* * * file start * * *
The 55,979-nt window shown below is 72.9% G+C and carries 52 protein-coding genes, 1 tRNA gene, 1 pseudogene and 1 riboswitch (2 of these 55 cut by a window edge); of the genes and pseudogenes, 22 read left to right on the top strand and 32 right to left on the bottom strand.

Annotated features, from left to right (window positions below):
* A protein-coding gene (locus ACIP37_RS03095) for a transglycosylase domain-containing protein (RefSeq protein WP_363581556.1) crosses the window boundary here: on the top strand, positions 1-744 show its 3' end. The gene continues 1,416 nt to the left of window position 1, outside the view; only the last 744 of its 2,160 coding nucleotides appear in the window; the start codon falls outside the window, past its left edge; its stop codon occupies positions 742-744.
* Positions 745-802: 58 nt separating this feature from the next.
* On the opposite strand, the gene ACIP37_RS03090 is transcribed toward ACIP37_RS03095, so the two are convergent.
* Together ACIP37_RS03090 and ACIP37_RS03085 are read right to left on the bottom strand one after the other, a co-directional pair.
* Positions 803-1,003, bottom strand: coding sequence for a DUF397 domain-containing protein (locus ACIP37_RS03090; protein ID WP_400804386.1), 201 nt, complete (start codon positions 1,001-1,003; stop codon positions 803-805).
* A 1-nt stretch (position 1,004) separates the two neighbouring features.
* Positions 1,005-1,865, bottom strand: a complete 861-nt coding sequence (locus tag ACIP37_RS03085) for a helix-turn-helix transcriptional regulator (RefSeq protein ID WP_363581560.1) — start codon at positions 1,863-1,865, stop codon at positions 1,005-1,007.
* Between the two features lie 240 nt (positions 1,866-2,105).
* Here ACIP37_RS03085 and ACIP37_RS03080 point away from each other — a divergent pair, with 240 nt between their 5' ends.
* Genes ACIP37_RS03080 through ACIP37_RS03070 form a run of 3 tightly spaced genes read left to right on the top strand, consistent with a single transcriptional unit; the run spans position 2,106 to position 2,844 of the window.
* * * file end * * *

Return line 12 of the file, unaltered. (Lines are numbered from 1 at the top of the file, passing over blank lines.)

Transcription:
* Genes ACIP37_RS03080 through ACIP37_RS03070 form a run of 3 tightly spaced genes read left to right on the top strand, consistent with a single transcriptional unit; the run spans position 2,106 to position 2,844 of the window.